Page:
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ABSTRACT

Squatting is a manifestation of deep social problems (Murphy, 1993),such as government’sfailure to provide effective housing programs for the poor(McAuslan, 1985), lack of economic opportunities in rural areas (Murphy, 1993), and expensivehousingcosts for the people(Panganiban&Urrutia, 1981). However, such aspects of the plight of informal settlers in the Philippines are not properly addressed by the government. Likewise, media outlets give minimal exposure to these issues. The struggles of the urban poor are usually translated in demolition stories, which normally highlight people’s resistance and violence.

In calling for the implementation of better government programs for the poor, the participation of other members of the society, specifically the middle class, is highly important (Murphy, 1993). Thus, the media plays an important role in exposing the plight of the marginalized (in this case, that of the informal settler) and engaging those from the upper class in the policy-making process, as media emphasis on a particular issue tells people "what to think about" (Dearing and Rogers, 1996).

This study explores the presentation of the plight of the urban poor through the demolition coverage by The Philippine Star and Philippine Daily Inquirer,twomajor newspapers with the highest readership in the Philippines. The researchers analyzed demolition stories published by the two dailies from September 23, 2010 to September 23, 2011. First, the manifest (emphasis) content was measured by evaluating the articles’ placement (page, horizontal and vertical fold), headline size, cut area size, and presence of photographs. The latent (tendency and focus) content was then determined through the recurrent themes discussed in the stories.The results of the content analysis were then explained by the data obtained from the focus interviews with news gatherers(reporters) and processors (editors).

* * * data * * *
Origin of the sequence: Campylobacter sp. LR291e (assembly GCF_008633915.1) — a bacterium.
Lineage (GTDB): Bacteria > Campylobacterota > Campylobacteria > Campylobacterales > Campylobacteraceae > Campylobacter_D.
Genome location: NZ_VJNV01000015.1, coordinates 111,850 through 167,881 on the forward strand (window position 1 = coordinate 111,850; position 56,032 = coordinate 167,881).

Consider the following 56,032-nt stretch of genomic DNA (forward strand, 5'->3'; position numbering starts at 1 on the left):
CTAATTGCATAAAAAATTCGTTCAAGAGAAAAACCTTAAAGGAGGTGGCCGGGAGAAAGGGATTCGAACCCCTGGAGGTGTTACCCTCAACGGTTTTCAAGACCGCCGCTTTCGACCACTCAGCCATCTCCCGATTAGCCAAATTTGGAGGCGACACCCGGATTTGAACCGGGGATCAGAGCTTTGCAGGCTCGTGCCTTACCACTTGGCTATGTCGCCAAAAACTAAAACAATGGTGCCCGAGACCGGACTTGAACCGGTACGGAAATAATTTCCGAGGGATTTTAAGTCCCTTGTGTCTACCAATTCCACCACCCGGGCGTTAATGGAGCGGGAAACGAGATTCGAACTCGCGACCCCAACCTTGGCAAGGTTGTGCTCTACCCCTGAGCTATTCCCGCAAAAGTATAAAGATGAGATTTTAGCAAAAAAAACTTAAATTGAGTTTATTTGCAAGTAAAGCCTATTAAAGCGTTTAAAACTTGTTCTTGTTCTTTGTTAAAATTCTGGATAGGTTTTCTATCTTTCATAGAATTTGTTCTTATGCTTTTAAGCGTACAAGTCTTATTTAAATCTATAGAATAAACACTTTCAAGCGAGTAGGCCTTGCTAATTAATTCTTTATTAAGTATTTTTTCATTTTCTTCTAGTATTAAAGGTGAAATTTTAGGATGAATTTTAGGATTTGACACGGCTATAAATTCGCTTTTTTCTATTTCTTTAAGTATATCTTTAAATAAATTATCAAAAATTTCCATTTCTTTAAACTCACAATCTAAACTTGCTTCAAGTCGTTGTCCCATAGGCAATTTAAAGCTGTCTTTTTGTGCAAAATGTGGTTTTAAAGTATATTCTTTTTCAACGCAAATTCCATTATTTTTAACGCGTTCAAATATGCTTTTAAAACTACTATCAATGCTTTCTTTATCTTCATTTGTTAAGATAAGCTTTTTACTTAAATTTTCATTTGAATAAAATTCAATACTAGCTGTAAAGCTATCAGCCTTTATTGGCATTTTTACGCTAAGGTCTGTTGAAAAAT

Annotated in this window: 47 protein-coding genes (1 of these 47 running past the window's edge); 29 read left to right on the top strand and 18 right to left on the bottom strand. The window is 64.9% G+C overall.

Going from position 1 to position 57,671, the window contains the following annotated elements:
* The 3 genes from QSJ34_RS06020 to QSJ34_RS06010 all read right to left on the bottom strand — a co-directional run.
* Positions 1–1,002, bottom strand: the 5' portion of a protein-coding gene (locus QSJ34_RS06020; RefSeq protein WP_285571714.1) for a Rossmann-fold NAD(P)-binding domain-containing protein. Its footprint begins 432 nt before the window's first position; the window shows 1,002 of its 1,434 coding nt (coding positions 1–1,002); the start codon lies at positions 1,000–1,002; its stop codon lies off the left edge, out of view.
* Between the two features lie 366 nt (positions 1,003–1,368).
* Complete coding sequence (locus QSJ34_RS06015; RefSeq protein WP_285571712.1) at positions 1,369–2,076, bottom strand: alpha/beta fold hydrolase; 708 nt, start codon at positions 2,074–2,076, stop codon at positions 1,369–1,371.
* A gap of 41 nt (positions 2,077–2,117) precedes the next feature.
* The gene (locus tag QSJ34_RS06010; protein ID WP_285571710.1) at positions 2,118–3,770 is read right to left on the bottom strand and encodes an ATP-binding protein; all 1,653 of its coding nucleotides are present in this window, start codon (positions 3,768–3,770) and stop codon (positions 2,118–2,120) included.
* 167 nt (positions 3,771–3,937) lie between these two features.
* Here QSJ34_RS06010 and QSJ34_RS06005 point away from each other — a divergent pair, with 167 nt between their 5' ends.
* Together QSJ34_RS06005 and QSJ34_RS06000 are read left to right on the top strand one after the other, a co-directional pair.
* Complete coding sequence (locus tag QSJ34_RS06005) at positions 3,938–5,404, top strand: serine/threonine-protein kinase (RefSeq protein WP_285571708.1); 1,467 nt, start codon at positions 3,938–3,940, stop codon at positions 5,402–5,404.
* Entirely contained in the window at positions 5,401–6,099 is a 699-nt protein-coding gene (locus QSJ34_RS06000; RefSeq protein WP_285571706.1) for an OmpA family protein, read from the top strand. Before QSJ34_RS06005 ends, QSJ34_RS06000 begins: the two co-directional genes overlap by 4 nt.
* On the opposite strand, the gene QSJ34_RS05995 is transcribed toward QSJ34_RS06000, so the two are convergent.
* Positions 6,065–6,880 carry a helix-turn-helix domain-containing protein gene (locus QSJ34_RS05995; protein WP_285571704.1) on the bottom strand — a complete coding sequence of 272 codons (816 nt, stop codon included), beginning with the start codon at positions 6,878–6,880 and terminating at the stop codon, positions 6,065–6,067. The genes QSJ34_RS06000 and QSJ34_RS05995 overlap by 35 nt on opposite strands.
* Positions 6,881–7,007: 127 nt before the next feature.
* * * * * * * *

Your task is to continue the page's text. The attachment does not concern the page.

The researchers discovered that the Philippine Daily Inquirer gave more importance to demolitions than did its rival, The Philippine Star. The former published 29 demolition stories within one year, while the latter only printed 19 articles.

It can be said that The Philippine Daily Inquirer had a better coverage of demolitions than The Philippine Star, as it scored higher in utilizing different physical dimensions of an article to catch the readers’ attention. However, it is also important to note that there are no significant differences between the Philippine Daily Inquirer and The Philippine Star in terms of placement, use of headline and cut area sizes, and presenting photographs. Moreover, both national dailies did not treat the demolitions in Metro Manila of national importance. All demolition stories fall under the Metro News Section.

The articles from the Philippine Daily Inquirer highlighted the 1) obstruction of informal settlement to government and private infrastructure developments, 2) plans for resettlements by the government, 3) provocation of violence by the settlers and 4) unsettled legal issues between the settlers and the authorities.The Philippine Star gave more emphasis on 1) plans for resettlement by the government and 2) location of settlements in a danger zone.

It can be concluded that the coverage of demolitions by the Philippine Daily Inquirer and The Philippine Star is not sufficient in helping a bigger portion of the population understand the plight of the urban poor.

Deeper demolition issues, such as violation of the human rights and lack of due process, are not exposed and discussed in the reports. Violence is emphasized more than the reason behind such resistance from the residents. Since no follow-up reports are made, the struggles of the people in a particular urban poor community are easily forgotten. The information surrounding demolitions have been filtered and carefully selected by the news gatherers based on the news values that they deem most fit for publication. While news gatherers say they highlight human interest in their stories, it is not that evident in the reports. A better framing of the issue of informal settlers has to be devised to better present the concerns of the urban and engage a bigger portion of the population in participating in the advancement of the interests of the marginalized.

Belisario, P.J. & Castillo, A. (2012).Beyond Shanties and Rubbles: A Study on the Coverage of Demolitions by Two National Dailies, Unpublished Undergraduate Thesis, University of the Philippines College of Mass Communication.

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